Avoidance keeps worry going and stops you living
Estimated reading time: 5 minutes
Worry happens in your brain. It makes you imagine terrible things that could happen. Because worry tires you out, you may be tricked into believing it can stop these imagined disasters. But it doesn’t. Instead, worry makes you more likely to avoid taking effective action. And so your life slowly falls to pieces. Learn how avoidance keeps worry going and stops you living.
If you’re a worrier, you don’t want to think about what your fears really mean. So you avoid analysing whether they’re likely to happen or not. Or if there’s anything you can do to prevent them.
Worriers often don’t define fears clearly
Sometimes you don’t even spell out to yourself what you’re really scared of.
For instance, you’re worried you’ll look a fool if you give a speech. But what does “looking a fool” mean exactly? That you’ll dance round like a clown? You’ll break down and start sobbing? Go a complete blank and not speak at all? Or something else entirely?
Because you’re so terrified of public speaking, you can’t bear to think of exactly what might happen. All you know is that you feel shaky and tense as soon as you think about it. Your chest gets tight, you can’t breathe, and your thoughts fog up.
So you shove those unpleasant thoughts and feelings away as fast as you can. That makes you feel a little better for a few seconds or minutes.
You can’t avoid unpleasant thoughts forever
The trouble is, those sensations and thoughts snap back again. And not just once or twice. Over and over. And every time, you shove them away again.
Each time you push the thoughts away, you feel a little better. It’s like a tiny reward that takes away the horrible feelings. So you keep doing the same thing over and over.
That’s because we normally continue to do things that make us feel better. And not thinking about public speaking seems to feel better – for a while.
But that’s the problem.
Avoiding those thoughts only makes you feel better for a while. It’s not a complete fix. And the more you push those thoughts and sensations away, the more they come back. And the harder you have to stamp them down to get rid of them again.
Avoidance keeps worry going, and makes these unpleasant thoughts rebound.
Avoidance causes thoughts to rebound
The problem is, the thoughts still keep coming back, no matter how hard you try to get rid of them. So you’re caught in this eternal cycle:
Horrible thoughts → horrible feelings → stamping down/trying to get rid of the thoughts → even more thoughts → even more feelings → stamping them down even more → stronger and stronger thoughts and feelings → and so on.
So it seems that either trying to get rid of or repressing thoughts doesn’t work. That’s actually been shown by Daniel Wegner and his colleagues in a famous experiment. Originally, they told people not to think of a white bear for a certain time.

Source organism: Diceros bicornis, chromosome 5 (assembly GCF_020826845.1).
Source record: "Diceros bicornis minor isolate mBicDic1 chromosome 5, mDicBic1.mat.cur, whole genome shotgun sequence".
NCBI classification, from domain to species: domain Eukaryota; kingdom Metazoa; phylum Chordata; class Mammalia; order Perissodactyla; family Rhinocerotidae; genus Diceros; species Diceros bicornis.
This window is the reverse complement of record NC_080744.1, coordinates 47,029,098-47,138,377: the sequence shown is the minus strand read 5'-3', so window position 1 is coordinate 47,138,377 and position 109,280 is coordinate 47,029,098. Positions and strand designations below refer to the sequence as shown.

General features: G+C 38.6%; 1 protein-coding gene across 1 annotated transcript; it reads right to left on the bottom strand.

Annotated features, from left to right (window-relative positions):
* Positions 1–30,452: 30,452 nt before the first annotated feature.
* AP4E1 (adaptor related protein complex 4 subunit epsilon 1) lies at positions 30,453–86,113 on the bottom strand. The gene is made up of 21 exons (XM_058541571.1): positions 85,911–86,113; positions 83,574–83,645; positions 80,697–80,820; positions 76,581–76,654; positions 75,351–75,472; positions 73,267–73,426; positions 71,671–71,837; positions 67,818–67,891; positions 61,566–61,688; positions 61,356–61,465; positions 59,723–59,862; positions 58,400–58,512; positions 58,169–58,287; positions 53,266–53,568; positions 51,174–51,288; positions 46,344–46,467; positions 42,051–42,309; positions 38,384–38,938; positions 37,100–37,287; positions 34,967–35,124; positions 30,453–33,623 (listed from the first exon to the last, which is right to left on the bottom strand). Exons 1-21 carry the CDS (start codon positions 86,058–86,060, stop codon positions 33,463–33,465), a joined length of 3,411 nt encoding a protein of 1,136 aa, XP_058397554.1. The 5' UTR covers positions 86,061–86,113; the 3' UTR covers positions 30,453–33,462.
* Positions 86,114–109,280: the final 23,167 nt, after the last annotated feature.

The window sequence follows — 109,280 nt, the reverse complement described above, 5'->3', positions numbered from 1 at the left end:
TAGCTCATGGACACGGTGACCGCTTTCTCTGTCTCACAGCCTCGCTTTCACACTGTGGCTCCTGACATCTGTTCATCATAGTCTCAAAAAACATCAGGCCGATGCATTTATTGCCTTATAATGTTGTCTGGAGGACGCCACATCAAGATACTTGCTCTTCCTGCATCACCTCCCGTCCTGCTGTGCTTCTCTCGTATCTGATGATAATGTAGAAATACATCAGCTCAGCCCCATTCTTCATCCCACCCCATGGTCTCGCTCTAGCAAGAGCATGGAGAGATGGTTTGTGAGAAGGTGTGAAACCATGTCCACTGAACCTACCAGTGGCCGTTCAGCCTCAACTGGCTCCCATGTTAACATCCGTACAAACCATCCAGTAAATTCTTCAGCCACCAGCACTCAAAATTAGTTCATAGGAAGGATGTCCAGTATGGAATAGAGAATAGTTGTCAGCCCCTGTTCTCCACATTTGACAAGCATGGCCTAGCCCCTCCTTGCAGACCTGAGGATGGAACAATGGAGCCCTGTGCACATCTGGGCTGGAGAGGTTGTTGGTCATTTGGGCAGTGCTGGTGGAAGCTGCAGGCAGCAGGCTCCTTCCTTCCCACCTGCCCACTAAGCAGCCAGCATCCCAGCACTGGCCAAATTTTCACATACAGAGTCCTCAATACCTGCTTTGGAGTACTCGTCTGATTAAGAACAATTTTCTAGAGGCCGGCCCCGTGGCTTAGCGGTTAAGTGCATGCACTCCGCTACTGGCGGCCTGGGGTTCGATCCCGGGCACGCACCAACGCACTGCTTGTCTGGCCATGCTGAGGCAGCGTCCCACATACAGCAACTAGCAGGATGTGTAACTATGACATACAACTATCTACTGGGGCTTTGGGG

Now that doesn’t sound that difficult, does it? So try it yourself now for a minute. Close your eyes and focus on NOT thinking of a white bear. You mustn’t let any thoughts of white bears into your mind.
How did that go?
You may have had some limited success. But chances are you had to work very hard to distract yourself from thinking about those bears. And if you gave yourself strict instructions not to think of those bears, you probably ended up with a bunch of white bears bouncing round your brain. The thoughts or images rebounded more often, and more strongly.
As Wegner found, it’s very hard to get rid of thoughts that you don’t want. Imagine how much energy you’d have to use to distract yourself from unpleasant thoughts or worries all day long. Or if you tried to repress them all the time. You wouldn’t have the mental energy to do much else.
Anyway, you’d have very little success over the longer term. The worries you’re trying to control would come back stronger and more often.
Avoidance of worries doesn’t work
So avoidance of unpleasant thoughts like worries doesn’t work. Stamping down horrible thoughts and emotions doesn’t work. In fact, avoidance keeps worry going, and makes you feel worse instead of better.
And you have to use so much energy managing these worries and associated feelings that you can’t do much else. But you still don’t know how to handle them. So you start to avoid anything that even reminds you of your worries. So now your avoidance has spread to more things that just your original worries. And that in turn becomes a problem.
Because in the end, avoidance of anything that reminds you of your worries you means you avoid life itself.
You become paralysed by fear of your fears. Or at taking the first steps to solve an issue. You don’t know what to do, and you’re sure you’ll mess it up anyway.
What’s the point? It’s easier to retreat, and avoid these awful feelings. So what if you lose that job opportunity? So what if you never get invited out again?
At least you won’t have to worry so much. Although in fact, you don’t seem to be able to stop worrying either. Each time you try not to think of something unpleasant, it pops right back into your mind. Then you’re right back in that avoidance cycle again.
So avoidance keeps worry going, and affects your ability to cope with the challenges of everyday life. As we’ll see in the next article, avoidance shrinks your world.